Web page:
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Apr 24, 2014 09:03 AM EDT

Congo Rainforest Lose Green Cover Due to Climate Change, Study

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Africa's Congo rainforest has experienced drastic loss of greenness in the past decade due to climate change, according to a University at Albany and State University of New York study.

The finding was based on a new analysis of NASA satellite data of the second largest tropical rainforest in the world. For the study, researchers used Enhanced Vegetation Index to determine the percentage of green cover in the Congo rainforest. The greenness is deemed to be one of the reliable indicators of forest health.

The researchers observed steady decrease in greenness, also sometimes referred to as browning. The slow response of Congo forest is in contrast with the quick reaction in the Amazon, where tree mortality is witnessed on a large scale.

Besides the browning of forest canopy, climate factors also posed an extra stress on the vegetation growth including higher land surface temperatures and decreased cloudiness. Although low-level cloud cover increases photosynthesis, it also results in the depletion of soil moisture.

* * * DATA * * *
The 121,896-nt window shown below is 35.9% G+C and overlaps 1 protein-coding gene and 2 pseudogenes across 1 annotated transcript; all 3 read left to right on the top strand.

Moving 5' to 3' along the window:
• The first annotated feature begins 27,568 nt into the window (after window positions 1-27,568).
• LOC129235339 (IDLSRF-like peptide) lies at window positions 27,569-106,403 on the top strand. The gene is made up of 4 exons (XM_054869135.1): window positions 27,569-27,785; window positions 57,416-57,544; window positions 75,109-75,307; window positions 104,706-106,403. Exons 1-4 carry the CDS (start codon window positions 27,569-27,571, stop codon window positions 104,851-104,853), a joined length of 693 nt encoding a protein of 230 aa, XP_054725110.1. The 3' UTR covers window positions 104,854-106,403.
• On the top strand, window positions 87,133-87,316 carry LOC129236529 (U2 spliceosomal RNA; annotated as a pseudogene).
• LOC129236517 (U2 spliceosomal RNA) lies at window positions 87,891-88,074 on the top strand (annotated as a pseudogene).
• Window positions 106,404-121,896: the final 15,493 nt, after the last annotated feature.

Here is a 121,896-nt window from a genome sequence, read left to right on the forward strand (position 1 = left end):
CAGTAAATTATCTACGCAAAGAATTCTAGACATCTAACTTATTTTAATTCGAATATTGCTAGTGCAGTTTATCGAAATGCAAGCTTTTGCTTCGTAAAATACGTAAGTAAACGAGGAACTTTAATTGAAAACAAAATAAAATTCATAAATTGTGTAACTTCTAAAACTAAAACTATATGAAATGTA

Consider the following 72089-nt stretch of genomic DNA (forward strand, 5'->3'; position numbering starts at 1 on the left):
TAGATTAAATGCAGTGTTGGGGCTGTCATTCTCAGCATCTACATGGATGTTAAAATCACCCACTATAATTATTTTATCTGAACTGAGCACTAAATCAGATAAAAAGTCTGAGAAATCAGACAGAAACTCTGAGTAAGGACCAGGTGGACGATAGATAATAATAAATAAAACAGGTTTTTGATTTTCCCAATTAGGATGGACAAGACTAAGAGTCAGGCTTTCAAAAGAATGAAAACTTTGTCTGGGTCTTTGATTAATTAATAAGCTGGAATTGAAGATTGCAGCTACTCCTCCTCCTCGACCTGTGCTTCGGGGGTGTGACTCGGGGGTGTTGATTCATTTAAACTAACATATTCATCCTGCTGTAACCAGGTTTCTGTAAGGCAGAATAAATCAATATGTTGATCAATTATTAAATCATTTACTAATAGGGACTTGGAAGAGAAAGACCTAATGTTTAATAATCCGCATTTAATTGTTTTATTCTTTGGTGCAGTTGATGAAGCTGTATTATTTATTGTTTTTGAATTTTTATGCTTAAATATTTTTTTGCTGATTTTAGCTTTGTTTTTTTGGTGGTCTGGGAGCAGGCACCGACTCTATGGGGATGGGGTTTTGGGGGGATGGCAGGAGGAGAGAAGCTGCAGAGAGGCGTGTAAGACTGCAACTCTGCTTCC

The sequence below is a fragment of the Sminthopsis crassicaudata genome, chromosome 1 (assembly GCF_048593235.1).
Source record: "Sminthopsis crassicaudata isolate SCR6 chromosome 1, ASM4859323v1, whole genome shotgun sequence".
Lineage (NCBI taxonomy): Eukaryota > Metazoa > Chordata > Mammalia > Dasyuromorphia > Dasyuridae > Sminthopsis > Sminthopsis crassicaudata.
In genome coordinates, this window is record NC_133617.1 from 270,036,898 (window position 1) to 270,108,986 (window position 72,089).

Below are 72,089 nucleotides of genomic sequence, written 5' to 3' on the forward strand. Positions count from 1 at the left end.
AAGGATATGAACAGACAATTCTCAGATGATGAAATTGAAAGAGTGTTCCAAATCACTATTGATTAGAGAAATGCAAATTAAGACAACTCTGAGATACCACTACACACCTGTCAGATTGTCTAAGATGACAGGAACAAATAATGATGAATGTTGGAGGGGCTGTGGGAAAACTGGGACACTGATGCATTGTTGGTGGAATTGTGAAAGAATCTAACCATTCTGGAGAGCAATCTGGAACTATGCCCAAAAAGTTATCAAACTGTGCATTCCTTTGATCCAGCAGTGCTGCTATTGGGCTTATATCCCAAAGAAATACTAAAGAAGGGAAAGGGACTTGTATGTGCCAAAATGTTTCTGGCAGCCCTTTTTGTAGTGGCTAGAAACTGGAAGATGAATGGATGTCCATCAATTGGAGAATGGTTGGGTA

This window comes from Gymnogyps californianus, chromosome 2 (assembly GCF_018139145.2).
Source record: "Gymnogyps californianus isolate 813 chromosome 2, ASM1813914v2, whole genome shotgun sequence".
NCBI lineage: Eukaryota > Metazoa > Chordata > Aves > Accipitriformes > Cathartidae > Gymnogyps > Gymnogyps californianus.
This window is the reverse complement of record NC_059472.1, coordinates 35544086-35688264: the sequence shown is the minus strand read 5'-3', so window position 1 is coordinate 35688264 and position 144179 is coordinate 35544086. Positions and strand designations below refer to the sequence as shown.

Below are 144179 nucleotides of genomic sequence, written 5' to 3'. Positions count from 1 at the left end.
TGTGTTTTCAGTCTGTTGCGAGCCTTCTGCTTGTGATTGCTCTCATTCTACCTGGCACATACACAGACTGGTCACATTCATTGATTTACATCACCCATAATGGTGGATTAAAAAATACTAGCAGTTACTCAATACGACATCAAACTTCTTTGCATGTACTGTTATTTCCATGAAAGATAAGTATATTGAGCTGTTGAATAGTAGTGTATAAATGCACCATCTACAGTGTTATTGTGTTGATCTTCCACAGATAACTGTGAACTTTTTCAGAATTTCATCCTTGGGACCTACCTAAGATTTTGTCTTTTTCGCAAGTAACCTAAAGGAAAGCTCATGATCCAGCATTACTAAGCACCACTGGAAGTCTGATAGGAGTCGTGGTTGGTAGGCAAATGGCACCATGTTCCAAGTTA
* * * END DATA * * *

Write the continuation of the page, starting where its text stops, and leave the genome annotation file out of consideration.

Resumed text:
"Forests of the Congo Basin are known to be resilient to moderate climate change because they have been exposed to dry conditions in the past few hundred years," Sassan Saatchi of Jet Propulsion Lab, co-author of the study, said in a news release. "However, the recent climate anomalies as a result of climate change and warming of the Atlantic Ocean have created severe droughts in the tropics, causing major impacts on forests."

The researchers found that the persistent drought since 2000 can affect the biodiversity and carbon storage of the Congo rainforest.  It can also lead to habitat loss of 400 species of animals (including elephants, chimpanzees, bonobos, and gorillas among others); 10, 000 species of tropical plants (30 percent unique to the forest); 1000 species of birds and 700 species of fish, according toWorld Wildlife Fund.

"It's important to understand these changes because most climate models predict tropical forests may be under stress due to increasing severe water shortages in a warmer and drier 21st century climate," researcher Liming Zhou said.

In further studies, researchers would be analyzing the effects of climate change on individual tree species. It is believed that severe droughts might benefit deciduous trees at the cost of evergreen trees.

The study is published in the journal Nature.

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